Please note that I could not find out how to encode that y is actually noise-free, so I decided to give it at least a bit of Gaussian noise. This seems to be important for sampling, because setting the variance of y_pred to, e.g., 0.001, the results are even worse.

Sampling:

with model:
trace = pm.sample(3000, tune=6000, chains=4, cores=4, nuts_sampler_kwargs={"target_accept": 0.99})


I donâ€™t know what else to try and would appreciate any help. Thanks.

I tried playing with the problem for a little bit. I donâ€™t think Iâ€™ll be able to make much progress unless I have a clearer idea of the underlying data or, at least, a way to synthetically generate it.

I will say that one possible reason you might be getting loads of divergences is that Uniform distributions can be pretty rough on your sampler. NUTS likes it when the posterior is shaped like a bowl (or a high dimensional bowl). A uniform distribution is more like a pit. There isnâ€™t any natural prior information to slow your sampler as it gets close to the boundaries. You might try soft-encoding your prior information but setting up normal distributions where the bulk of the prior mass falls in the ranges you like but not all it. Or gamma distributions if the parameter has to be positive.

2 Likes

In addition to @daniel-saunders-phil 's comments, Iâ€™d add that I donâ€™t understand what it means for y to be deterministic if itâ€™s a function of random variables. If itâ€™s really true, you can just stop your model at the y_pred = ... line, removing the likelihood term related to y, since it isnâ€™t a random variable.

1 Like

Thank you both for your responses.

@daniel-saunders-phil: I followed your suggestion and replaced all uniform distributions with either gamma or beta distributions. The results are much better now, but still I get a lot of divergences. Also, tuning with 6000 and sampling 3000 values takes ~20 minutes on an i7-8750H (but actually I donâ€™t now what sampling times to expect here if everything runs perfectly.) I have prepared a data set and a complete Jupyter notebook (please see attachment). (My setup with this notebook running without any problems: Win10, VS Code, PyMC v5.3.0.)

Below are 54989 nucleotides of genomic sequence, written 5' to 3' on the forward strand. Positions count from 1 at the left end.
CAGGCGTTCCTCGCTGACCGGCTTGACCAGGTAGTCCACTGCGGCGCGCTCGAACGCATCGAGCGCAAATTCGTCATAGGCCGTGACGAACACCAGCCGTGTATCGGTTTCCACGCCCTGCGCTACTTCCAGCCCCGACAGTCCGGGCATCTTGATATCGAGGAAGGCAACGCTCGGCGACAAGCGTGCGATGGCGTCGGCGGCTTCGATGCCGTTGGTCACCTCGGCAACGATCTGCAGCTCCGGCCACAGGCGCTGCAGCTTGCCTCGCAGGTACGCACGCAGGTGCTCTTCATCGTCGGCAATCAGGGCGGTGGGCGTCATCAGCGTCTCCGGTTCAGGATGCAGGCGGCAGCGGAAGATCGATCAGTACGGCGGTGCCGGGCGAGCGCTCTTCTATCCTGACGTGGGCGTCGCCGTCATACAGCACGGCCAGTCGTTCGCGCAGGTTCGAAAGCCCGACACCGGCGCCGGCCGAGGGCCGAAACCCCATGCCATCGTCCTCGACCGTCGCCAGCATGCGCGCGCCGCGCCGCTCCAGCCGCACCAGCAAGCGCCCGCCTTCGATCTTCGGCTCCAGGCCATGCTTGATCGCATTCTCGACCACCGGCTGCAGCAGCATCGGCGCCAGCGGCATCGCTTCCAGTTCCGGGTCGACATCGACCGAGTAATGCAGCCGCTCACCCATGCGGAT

data.csv (36.6 KB)
Hierarchical_Model_Forum.csv (573.6 KB)

@jessegrabowski I wrote the posterior as

\begin{array}{ccc} p\left(\beta,\psi|y,x\right) & \propto & p\left(x,y|\beta,\psi\right)p\left(\beta,\psi\right)\\ & = & p\left(y|x,\beta\right)p\left(x|\psi\right)p\left(\beta,\psi\right) \end{array}

where \beta is the vector of coefficients I am particularly interested in and \psi represents all other variables. Since y is determinstic, I wanted to write something like a delta â€śfunctionâ€ť:

p\left(y|x,\beta\right)=\delta\left(y-\left[\beta_{0}+\beta_{1}x+\beta_{2}x^{2}\right]\right)

Otherwise, I wouldnâ€™t know how to integrate the observed y values into the model specification.

I would recommend using sample_prior_predictive to show what sort of constraints you are putting on your model. Also, its never a bad idea to normalize your data inputs.